Its title might just say it all.
Bla Bla, a new interactive animation piece by Montreal film director Vincent Morisset, defies easy description. There's no dialogue, but it's about language and communication. It's made for adults, but it's one of the best recent works of media art for children.
Produced by the National Film Board of Canada, Bla Bla ( blabla.nfb.ca) focuses on an animated boy with a large, pancake-like head. Everything he does is a surprise: In one chapter of the approximately six-minute work, the boy says babyish abstract words when you feed him little coloured discs, as if you are feeding him ideas. In another, a mouse click makes the boy butt heads with his mirror image, sending colourfully drawn epiphanies shooting from their joined heads, along with harmonious tones that they say in unison; other segments have the boy falling through the air and being struck by ideas like lightning bolts, depending on where you click your mouse on the computer screen.
And none of the above really does the plot or feel of the film justice.
"It feels like something intended for kids. Kids were part of the public I was aiming for, but never the centre of it," Morisset says. He adds that he stayed clear of making it too cluttered, like many interactive games for children, or too dark and stylized like those for adults. "I wanted something a bit bland."
But that's not really the right word either. Like the interactive video Morisset directed for Arcade Fire's song Neon Bible , which only shows singer Win Butler's face and his hands performing sleight-of-hand tricks on a black background (which also can be manipulated with the click of a mouse), "spare" may be a better word for Morisset's style.
Then again, that word belies a year of intensive trial and error on Bla Bla, which included new techniques of mapping video over stop-motion animation and 500 pages of computer code.
The piece is part of the NFB's continuing shift into digital media and distribution. In addition to a recent push to make a large collection of its films available on the Web, the NFB has earmarked 20 per cent of its production budget specifically for interactive films, says Hugues Sweeney, who is charge of the NFB's interactive French programs and Bla Bla's producer.
For Bla Bla, the basic goal was to give Morisset, who is 34, freer rein than he'd had on commercial film and interactive projects for bands such as Arcade Fire and Sigur Ros or for the online trailer he made for director Peter Greenaway's Tulse Luper Suitcases. His breakout work with Arcade Fire came about through his long friendship with the band, seeing them play living rooms with only 15 people, developing the band's first website and gradually turning that into more elaborate projects along the lines of his film work.
Yet Morisset shuns being pegged as only an "interactive director." Interactive storytelling, for him, is one tool among many, "part of a broader grammar," he says. So, a new experimental concert film on the Icelandic band Sigur Ros, which he is directing, will undoubtedly have Web components, but it will still be very much a feature film in the traditional sense. Bla Bla, however, allowed a new outlet.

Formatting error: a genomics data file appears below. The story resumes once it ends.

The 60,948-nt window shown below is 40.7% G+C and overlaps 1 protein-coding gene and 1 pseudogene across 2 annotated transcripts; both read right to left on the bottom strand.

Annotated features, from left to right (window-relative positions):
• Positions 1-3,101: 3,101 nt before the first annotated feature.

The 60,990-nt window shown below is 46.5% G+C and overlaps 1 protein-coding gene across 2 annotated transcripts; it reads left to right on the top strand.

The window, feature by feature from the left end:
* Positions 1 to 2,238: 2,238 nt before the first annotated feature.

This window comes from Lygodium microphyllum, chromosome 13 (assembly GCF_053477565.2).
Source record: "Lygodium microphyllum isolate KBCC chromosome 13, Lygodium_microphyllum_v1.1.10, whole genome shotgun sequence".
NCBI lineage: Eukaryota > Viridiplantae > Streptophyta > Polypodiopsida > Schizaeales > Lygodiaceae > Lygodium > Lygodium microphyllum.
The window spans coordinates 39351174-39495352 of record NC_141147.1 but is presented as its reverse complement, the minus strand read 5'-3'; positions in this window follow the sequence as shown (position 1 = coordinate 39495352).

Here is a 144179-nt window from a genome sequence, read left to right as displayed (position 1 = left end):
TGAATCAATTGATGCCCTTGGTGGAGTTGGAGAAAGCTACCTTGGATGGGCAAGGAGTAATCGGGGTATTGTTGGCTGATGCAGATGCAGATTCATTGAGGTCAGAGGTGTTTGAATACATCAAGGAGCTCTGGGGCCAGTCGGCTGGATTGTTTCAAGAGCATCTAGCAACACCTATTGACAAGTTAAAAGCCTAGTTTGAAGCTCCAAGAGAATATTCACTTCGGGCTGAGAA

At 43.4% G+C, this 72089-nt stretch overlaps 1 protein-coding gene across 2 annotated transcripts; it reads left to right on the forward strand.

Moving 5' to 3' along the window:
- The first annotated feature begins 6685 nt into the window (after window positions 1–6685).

"What we wanted to do at the NFB was to create the conditions in which someone like Vincent can have the time and space and the best conditions to create his own piece," Sweeney says. "It's like back in the time when [animation great]Norman McLaren was here or Ryan [Larkin, another animation master]"
However, as with the groundbreaking animation by McLaren and Larkin, which propelled Canada to the forefront of experimentation in animation, an abstract work can remain a tough sell at the development stage - even at the NFB.
"As a producer, I have to pitch the project. And it was not really clear where we were heading. We knew it was something around language and communication. And we knew that you would be interacting with one character," Sweeney says.
Ultimately, the aim is to target primarily at 25- to 40-year-olds, the most active users of the Internet. But whereas the NFB's interactive documentaries, such as Highrise, appeal to adults because of their exploration of real-world topics, interactive animation projects such as Bla Bla can have a wider audience, including young children. Plus, as Morisset has found, very young viewers often interact with the piece much more intuitively than adults.
"I want people to forget about the computer, so that there's a genuine connection with the piece, and I didn't want to have buttons and things that are normally related to games and websites. So, for me, it was really important to have this homemade feel," Morisset says.
In other words, to go beyond a commercial straitjacket - and beyond pat descriptions.